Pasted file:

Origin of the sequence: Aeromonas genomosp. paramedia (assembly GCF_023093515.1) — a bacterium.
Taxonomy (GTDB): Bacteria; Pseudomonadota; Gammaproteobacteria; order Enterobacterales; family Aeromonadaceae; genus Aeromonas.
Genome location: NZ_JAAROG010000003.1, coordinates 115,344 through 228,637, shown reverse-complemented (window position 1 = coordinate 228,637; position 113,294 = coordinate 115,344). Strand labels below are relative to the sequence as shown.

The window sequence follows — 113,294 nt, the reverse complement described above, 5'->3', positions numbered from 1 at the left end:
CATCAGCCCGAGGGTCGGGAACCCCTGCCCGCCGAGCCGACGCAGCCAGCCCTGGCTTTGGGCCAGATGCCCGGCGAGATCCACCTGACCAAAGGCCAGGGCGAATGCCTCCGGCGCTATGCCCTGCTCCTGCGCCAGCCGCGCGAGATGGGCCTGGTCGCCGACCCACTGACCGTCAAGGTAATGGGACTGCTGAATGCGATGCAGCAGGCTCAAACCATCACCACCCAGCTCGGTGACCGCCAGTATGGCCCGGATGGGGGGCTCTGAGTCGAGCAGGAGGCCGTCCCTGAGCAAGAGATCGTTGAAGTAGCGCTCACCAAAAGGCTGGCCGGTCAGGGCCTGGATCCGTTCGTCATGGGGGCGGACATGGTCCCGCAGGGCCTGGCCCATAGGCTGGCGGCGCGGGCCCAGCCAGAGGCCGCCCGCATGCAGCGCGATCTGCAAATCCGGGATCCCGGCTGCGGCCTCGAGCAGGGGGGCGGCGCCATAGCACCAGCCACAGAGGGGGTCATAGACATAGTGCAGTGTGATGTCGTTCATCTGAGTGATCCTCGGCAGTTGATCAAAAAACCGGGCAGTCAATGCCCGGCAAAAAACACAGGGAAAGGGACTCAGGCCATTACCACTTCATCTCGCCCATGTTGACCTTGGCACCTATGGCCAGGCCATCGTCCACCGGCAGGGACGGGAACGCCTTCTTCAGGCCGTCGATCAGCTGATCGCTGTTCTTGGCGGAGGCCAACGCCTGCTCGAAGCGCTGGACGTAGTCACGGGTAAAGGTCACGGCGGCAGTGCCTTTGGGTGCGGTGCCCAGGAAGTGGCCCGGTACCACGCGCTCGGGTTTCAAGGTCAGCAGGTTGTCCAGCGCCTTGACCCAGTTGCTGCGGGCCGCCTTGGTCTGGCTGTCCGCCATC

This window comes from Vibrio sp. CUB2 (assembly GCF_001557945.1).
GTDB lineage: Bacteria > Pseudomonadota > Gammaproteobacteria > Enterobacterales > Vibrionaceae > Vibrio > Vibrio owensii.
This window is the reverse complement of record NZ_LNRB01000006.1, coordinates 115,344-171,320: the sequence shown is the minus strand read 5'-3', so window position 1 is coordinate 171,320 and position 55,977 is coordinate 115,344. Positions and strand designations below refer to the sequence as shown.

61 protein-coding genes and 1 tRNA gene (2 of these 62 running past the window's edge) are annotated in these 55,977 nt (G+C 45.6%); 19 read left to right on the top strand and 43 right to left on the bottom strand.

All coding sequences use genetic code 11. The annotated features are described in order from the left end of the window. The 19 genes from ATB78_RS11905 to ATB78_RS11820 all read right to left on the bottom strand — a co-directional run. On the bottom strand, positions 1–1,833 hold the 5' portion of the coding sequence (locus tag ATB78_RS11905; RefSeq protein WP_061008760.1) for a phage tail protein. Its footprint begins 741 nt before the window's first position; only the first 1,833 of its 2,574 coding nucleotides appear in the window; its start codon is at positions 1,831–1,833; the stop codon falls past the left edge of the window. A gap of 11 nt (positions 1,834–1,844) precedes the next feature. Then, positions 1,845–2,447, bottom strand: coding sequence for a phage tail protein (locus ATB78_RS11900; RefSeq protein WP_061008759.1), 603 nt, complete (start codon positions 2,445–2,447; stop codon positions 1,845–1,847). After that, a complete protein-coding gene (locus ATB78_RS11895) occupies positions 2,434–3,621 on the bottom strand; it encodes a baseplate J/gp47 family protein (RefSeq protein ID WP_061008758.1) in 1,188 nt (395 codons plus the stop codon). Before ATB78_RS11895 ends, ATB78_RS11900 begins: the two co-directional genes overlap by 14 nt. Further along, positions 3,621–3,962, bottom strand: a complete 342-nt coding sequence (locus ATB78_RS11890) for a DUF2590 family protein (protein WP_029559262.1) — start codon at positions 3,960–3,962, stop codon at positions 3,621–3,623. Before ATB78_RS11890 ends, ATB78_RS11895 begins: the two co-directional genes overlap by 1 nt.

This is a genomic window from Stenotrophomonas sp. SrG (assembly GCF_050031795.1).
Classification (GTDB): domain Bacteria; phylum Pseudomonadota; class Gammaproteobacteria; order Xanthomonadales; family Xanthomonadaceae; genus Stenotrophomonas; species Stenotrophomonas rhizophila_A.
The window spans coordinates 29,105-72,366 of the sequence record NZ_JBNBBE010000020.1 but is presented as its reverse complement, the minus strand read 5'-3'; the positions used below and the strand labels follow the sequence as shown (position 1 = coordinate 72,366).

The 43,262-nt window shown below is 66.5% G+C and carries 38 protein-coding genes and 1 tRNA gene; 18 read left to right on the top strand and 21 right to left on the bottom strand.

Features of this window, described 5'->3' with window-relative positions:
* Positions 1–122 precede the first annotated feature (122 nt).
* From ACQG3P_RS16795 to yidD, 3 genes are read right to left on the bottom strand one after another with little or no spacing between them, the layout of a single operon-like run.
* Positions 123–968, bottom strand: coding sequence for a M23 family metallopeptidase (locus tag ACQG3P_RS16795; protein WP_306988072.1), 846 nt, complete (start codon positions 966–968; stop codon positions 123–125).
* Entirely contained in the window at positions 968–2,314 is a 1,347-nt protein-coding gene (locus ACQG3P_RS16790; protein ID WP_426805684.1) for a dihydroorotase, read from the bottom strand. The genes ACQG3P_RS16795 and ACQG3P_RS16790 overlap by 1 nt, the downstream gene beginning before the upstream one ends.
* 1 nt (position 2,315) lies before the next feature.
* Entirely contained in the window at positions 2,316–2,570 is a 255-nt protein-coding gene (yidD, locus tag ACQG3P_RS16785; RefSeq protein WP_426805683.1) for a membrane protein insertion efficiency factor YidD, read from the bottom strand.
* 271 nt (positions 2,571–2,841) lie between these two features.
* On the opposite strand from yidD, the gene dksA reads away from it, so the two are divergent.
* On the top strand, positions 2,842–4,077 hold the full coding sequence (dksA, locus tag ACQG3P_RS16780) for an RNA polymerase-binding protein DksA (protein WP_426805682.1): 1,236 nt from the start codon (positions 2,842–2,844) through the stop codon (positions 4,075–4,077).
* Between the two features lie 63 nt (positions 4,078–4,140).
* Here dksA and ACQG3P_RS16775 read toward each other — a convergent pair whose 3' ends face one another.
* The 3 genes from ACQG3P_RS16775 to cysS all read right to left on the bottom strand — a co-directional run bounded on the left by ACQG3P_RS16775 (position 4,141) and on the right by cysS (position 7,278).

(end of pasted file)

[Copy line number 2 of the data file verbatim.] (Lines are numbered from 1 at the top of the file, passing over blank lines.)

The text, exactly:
Taxonomy (GTDB): Bacteria; Pseudomonadota; Gammaproteobacteria; order Enterobacterales; family Aeromonadaceae; genus Aeromonas.